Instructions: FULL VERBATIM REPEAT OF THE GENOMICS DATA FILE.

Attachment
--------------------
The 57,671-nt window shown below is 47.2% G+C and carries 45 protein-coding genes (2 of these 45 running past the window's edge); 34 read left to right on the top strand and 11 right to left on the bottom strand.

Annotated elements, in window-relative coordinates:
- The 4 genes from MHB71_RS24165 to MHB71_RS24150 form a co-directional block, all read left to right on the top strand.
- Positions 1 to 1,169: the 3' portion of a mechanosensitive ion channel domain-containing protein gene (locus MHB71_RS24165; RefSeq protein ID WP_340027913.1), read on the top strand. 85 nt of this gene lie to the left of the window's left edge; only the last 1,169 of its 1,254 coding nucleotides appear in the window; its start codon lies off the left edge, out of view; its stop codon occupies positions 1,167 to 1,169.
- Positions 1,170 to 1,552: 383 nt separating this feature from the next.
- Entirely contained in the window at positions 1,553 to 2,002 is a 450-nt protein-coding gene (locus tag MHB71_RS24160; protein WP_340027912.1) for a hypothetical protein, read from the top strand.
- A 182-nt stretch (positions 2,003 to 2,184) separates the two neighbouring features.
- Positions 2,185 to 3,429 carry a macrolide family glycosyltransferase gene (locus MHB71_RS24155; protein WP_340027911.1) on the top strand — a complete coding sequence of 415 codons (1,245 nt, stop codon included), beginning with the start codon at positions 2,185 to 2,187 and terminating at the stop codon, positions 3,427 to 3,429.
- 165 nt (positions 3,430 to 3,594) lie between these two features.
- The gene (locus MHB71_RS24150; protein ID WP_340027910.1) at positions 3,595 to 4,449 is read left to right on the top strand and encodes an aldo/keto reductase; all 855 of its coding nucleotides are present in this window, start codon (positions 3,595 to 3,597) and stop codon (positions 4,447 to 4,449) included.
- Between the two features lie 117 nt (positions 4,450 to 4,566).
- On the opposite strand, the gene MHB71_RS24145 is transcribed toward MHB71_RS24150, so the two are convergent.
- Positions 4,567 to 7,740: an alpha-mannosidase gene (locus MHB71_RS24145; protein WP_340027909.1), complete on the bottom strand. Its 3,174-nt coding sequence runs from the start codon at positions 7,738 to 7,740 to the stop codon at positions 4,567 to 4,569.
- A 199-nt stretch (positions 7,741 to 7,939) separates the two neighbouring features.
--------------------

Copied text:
The 57,671-nt window shown below is 47.2% G+C and carries 45 protein-coding genes (2 of these 45 running past the window's edge); 34 read left to right on the top strand and 11 right to left on the bottom strand.

Annotated elements, in window-relative coordinates:
- The 4 genes from MHB71_RS24165 to MHB71_RS24150 form a co-directional block, all read left to right on the top strand.
- Positions 1 to 1,169: the 3' portion of a mechanosensitive ion channel domain-containing protein gene (locus MHB71_RS24165; RefSeq protein ID WP_340027913.1), read on the top strand. 85 nt of this gene lie to the left of the window's left edge; only the last 1,169 of its 1,254 coding nucleotides appear in the window; its start codon lies off the left edge, out of view; its stop codon occupies positions 1,167 to 1,169.
- Positions 1,170 to 1,552: 383 nt separating this feature from the next.
- Entirely contained in the window at positions 1,553 to 2,002 is a 450-nt protein-coding gene (locus tag MHB71_RS24160; protein WP_340027912.1) for a hypothetical protein, read from the top strand.
- A 182-nt stretch (positions 2,003 to 2,184) separates the two neighbouring features.
- Positions 2,185 to 3,429 carry a macrolide family glycosyltransferase gene (locus MHB71_RS24155; protein WP_340027911.1) on the top strand — a complete coding sequence of 415 codons (1,245 nt, stop codon included), beginning with the start codon at positions 2,185 to 2,187 and terminating at the stop codon, positions 3,427 to 3,429.
- 165 nt (positions 3,430 to 3,594) lie between these two features.
- The gene (locus MHB71_RS24150; protein ID WP_340027910.1) at positions 3,595 to 4,449 is read left to right on the top strand and encodes an aldo/keto reductase; all 855 of its coding nucleotides are present in this window, start codon (positions 3,595 to 3,597) and stop codon (positions 4,447 to 4,449) included.
- Between the two features lie 117 nt (positions 4,450 to 4,566).
- On the opposite strand, the gene MHB71_RS24145 is transcribed toward MHB71_RS24150, so the two are convergent.
- Positions 4,567 to 7,740: an alpha-mannosidase gene (locus MHB71_RS24145; protein WP_340027909.1), complete on the bottom strand. Its 3,174-nt coding sequence runs from the start codon at positions 7,738 to 7,740 to the stop codon at positions 4,567 to 4,569.
- A 199-nt stretch (positions 7,741 to 7,939) separates the two neighbouring features.